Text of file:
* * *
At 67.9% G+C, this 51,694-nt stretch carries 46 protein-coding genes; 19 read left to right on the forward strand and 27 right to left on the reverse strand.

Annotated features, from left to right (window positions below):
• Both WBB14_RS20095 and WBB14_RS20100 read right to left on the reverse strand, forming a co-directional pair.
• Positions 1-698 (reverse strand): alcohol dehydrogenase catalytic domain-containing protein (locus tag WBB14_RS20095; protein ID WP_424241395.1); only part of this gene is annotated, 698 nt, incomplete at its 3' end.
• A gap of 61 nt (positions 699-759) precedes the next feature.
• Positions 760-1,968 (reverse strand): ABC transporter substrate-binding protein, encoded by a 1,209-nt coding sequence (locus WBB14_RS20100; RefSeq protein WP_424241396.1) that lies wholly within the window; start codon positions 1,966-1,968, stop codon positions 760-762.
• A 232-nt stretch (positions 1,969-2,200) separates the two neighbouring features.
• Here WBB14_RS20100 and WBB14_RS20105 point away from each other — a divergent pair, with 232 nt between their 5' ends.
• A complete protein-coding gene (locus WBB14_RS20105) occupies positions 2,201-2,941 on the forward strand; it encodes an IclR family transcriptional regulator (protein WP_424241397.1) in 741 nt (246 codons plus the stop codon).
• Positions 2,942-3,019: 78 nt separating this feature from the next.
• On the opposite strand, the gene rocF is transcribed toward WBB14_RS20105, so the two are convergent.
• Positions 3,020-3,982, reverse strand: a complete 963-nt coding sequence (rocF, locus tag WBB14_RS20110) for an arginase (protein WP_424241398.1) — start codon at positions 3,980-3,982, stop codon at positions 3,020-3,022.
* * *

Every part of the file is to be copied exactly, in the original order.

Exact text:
At 67.9% G+C, this 51,694-nt stretch carries 46 protein-coding genes; 19 read left to right on the forward strand and 27 right to left on the reverse strand.

Annotated features, from left to right (window positions below):
• Both WBB14_RS20095 and WBB14_RS20100 read right to left on the reverse strand, forming a co-directional pair.
• Positions 1-698 (reverse strand): alcohol dehydrogenase catalytic domain-containing protein (locus tag WBB14_RS20095; protein ID WP_424241395.1); only part of this gene is annotated, 698 nt, incomplete at its 3' end.
• A gap of 61 nt (positions 699-759) precedes the next feature.
• Positions 760-1,968 (reverse strand): ABC transporter substrate-binding protein, encoded by a 1,209-nt coding sequence (locus WBB14_RS20100; RefSeq protein WP_424241396.1) that lies wholly within the window; start codon positions 1,966-1,968, stop codon positions 760-762.
• A 232-nt stretch (positions 1,969-2,200) separates the two neighbouring features.
• Here WBB14_RS20100 and WBB14_RS20105 point away from each other — a divergent pair, with 232 nt between their 5' ends.
• A complete protein-coding gene (locus WBB14_RS20105) occupies positions 2,201-2,941 on the forward strand; it encodes an IclR family transcriptional regulator (protein WP_424241397.1) in 741 nt (246 codons plus the stop codon).
• Positions 2,942-3,019: 78 nt separating this feature from the next.
• On the opposite strand, the gene rocF is transcribed toward WBB14_RS20105, so the two are convergent.
• Positions 3,020-3,982, reverse strand: a complete 963-nt coding sequence (rocF, locus tag WBB14_RS20110) for an arginase (protein WP_424241398.1) — start codon at positions 3,980-3,982, stop codon at positions 3,020-3,022.